Council also votes on legislation to advance substance use recovery programs, mental health services, and regulation of catalytic converter sales to prevent auto theft

City Hall, NY – Today, the Council approved two land use applications in Brooklyn and Queens that will collectively produce over 5,000 new units of housing, 65% of which will be affordable. Over 1,900 of the housing units (over 37%) would be deeply affordable for extremely or very low-income households. The projects, Innovation QNS in Astoria, Queens and Innovative Urban Village in East New York, Brooklyn, demonstrate the Council’s commitment to addressing the City’s housing crisis by approving affordable housing development. With these approvals, the Council has now approved over 40 land use applications since January 2022, creating 11,447 total housing units with over 63% (7,238 units) designated as affordable. 

“As our city grapples with a housing crisis that threatens communities, the Council has advanced major projects that provide tens of thousands of affordable homes to New Yorkers,” said Speaker Adrienne Adams. “With today’s approval of Innovation QNS and Innovative Urban Village, we are delivering affordable housing and unprecedented public benefits for the residents of Brooklyn, Queens, and the entire city. These projects affirm the Council’s deep commitment to confronting the city’s housing shortage by securing safe, stable, and affordable homes for New Yorkers. We will continue to invest in solutions to the greatest challenges facing our communities and work together to ensure residents can thrive in our city.”

The Council also voted on several pieces of legislation to prevent auto theft of catalytic converter parts, require distribution of information on the new national 988 suicide and crisis lifeline number to public school students, and enhance harm reduction and addiction recovery efforts for people with opioid use disorder.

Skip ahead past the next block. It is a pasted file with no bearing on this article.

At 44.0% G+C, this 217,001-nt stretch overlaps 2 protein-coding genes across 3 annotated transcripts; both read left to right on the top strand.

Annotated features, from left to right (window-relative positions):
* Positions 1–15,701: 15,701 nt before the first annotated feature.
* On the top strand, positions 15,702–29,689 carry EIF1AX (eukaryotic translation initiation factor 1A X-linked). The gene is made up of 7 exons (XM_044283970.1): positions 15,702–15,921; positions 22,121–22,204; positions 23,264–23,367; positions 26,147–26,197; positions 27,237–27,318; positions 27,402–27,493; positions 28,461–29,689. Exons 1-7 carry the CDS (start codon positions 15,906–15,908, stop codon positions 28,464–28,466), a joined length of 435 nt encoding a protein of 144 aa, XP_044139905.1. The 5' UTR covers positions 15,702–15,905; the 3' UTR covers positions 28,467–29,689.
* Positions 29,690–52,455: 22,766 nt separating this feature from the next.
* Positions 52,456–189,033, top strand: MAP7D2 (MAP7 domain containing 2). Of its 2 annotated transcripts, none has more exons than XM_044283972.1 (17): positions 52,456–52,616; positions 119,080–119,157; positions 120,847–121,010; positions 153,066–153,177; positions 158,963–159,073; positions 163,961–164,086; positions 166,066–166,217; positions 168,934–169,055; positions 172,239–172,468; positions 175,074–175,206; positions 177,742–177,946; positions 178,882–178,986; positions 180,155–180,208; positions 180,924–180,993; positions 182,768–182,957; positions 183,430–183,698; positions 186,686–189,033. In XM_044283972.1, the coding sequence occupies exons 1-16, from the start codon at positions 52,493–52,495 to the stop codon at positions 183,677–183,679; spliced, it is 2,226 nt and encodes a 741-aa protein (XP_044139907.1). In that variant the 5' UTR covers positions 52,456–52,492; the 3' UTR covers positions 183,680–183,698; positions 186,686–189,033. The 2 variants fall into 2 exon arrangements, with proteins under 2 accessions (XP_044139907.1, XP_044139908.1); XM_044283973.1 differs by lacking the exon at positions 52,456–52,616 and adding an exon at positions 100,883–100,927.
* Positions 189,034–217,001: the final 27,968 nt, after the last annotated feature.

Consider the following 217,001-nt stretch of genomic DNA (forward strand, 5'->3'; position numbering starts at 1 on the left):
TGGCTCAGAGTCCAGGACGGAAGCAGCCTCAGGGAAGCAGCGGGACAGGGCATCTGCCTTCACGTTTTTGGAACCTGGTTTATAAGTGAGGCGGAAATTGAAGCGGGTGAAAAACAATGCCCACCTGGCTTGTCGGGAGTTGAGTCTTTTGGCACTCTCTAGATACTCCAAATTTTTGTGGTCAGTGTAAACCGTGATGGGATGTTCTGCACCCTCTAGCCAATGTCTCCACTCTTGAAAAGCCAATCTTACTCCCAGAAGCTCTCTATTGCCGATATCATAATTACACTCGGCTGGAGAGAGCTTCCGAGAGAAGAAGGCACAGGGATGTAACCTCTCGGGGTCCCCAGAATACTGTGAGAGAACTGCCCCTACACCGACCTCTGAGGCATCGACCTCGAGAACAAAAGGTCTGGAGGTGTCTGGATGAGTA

Committee on Consumer and Worker Protection

Catalytic converters are increasingly becoming a popular item as they contain highly valued metals and are easy to steal, taking less than two minutes to remove. Stolen catalytic converters end up costing car owners thousands of dollars to replace. This legislation would regulate secondhand dealers’ sale of these converters and protect consumers from theft. Introduction 525-B, sponsored by Council Member Gale Brewer, would require that any secondhand dealer purchasing a used catalytic converter, must first obtain from the seller information about the vehicle the catalytic converter was removed from, which demonstrates that the seller either owns the vehicle or was otherwise authorized to remove the catalytic converter in connection with a repair. In addition, the purchaser would be required to determine if the catalytic converter presented is consistent with the identified vehicle. The purchaser would be required to retain records of this information for at least six years and such records would be available in real time to law enforcement.

“Removing a catalytic converter takes less than two minutes– and costs the car owner thousands of dollars to replace,” said Council Member Gale A. Brewer. “My legislation will make it harder for thieves to resell stolen catalytic converters by requiring a vehicle identification number and a copy of the certificate of title for any sale. We need to prevent these thefts so that hard-working New Yorkers can know that their vehicles will be available when they need them for work, school, or family visits.”

Committee on Education

In response to a national need to have an improved dedicated crisis hotline for mental health crises, the National Suicide Prevention Lifeline was rebooted with its own three-digit number and federal funding to increase its network of trained mental health professionals and volunteers earlier this year. Introduction 610-A, sponsored by Council Member Erik Bottcher, would require the Department of Education (DOE) to distribute information to students annually regarding suicide prevention, including information about the new national 988 suicide and crisis lifeline number, suicide warning signs and risk factors, and any other related suicide prevention resources DOE deems relevant. In recent years, rates of suicide and mental health related emergency visits have increased for youth under 18 demonstrating a strong need for resources to reach kids in locations where they spend significant time.

“When I was a teen suffering from depression and having suicidal thoughts, my school didn’t have access to the kind of help and resources that schools have today. But we need to make sure these resources are getting to young people,” said Council Member Erik Bottcher. “By ensuring that every NYC student knows about 988 and other mental health resources, we will save lives. Thanks to Speaker Adams, Chair Joseph, and all of my colleagues for their incredible support of this legislation.”